Non-equilibrium Systems Group

Gunnar Pruessner

Senior Lecturer in Mathematical Physics
  • Department of Mathematics
  • Room No: 6M32
  • Telephone No.: +44 (0)20 759 48534
  • E-Mail Address: g DOT pruessner AT imperial DOT ac DOT uk
    my address is no longer in use
  • Office hours: Mon 11am-12noon, Fri 11am-12noon
    [Please email beforehand.]
Full address: Gunnar Pruessner
Department of Mathematics
Imperial College London
180 Queen's Gate
London SW7 2AZ
Photo of Gunnar

Complex Systems Dynamics Meeting Series




Gcina Maziya (PhD, Random exploration)
Luca Cocconi (PhD, field theory)
Adam Collins (MSci, field theory)
Ziluo Zhang (PhD, field theory)
Letian Chen (MSc, SOC)
Konstantinos Ntagiantas (MSc project, loop extrusion)
Marius Bothe (PhD, field theory)
Zigan Zhen (PhD, field theory)

Research Interests and Projects:

Non-equilibrium Systems

All of life is driven by non-equlibrium processes. There is lots of exciting new physics hiding in plain sight, some of which is exemplified below.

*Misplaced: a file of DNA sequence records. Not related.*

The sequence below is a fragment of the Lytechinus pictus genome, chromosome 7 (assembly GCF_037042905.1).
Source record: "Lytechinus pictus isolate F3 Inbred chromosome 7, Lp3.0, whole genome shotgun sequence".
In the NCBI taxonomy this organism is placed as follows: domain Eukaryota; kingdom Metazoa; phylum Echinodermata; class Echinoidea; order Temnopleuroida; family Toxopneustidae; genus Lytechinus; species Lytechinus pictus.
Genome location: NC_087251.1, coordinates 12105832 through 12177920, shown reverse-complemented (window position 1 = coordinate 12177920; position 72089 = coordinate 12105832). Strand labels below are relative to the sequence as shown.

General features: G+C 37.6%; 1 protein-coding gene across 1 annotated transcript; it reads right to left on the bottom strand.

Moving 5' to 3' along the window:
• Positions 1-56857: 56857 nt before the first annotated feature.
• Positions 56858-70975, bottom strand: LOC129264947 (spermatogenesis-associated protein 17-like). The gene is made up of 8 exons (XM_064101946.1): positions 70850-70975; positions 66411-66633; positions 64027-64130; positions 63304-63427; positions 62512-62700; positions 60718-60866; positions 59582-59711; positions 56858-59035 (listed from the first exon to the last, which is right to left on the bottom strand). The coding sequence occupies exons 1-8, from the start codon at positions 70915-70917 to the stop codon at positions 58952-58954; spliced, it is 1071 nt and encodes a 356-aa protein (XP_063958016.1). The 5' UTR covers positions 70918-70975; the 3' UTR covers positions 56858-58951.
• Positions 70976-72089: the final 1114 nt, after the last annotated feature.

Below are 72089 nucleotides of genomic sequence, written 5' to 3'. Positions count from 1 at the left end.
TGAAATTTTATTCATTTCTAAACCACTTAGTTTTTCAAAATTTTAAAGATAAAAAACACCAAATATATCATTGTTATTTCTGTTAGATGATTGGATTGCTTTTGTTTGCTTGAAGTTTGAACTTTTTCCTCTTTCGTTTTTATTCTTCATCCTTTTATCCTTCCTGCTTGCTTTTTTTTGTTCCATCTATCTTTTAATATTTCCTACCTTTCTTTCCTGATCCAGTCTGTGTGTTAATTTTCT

Field theory of active matter

In active matter, individual agents draw on an energy supply from a medium to perform work or to self-propel. Paradigmatic examples are flocks of birds, collection of cells or artificial Janus particles. Even the simplest interactions with an external potential produce unexpected phenomena that are unthinkable in equilibrium. Field theory provides a very powerful tool to capture many degrees of freedom as they interact with external potentials as well as each other.

Entropy production

Entropy production measures the degree to which equilibrium is broken. Different tools exist to calculate it on the basis of microscopic or coarse-grained properties. A thorough theoretical understanding of entropy production is needed to efficiently extract useful work from a microscopic biological process. Many questions still need to be answered, such as how different tools are linked and how to coarse-grain more systematically.

Reaction and diffusion processes in biochemistry and cell biology

Many processes within cells and displayed by cells are subject to randomness and fluctuations, for example polymerisation and depolymerisation of microtubules, movement of motor proteins and interaction between cells and their motility. A quantitative description of these fluctuations helps to determine the underlying mechanisms and to predict behaviour. Apart from standard techniques from stochastic processes, where space and small numbers of constituents are involved, field theoretic techniques can be brought to bear.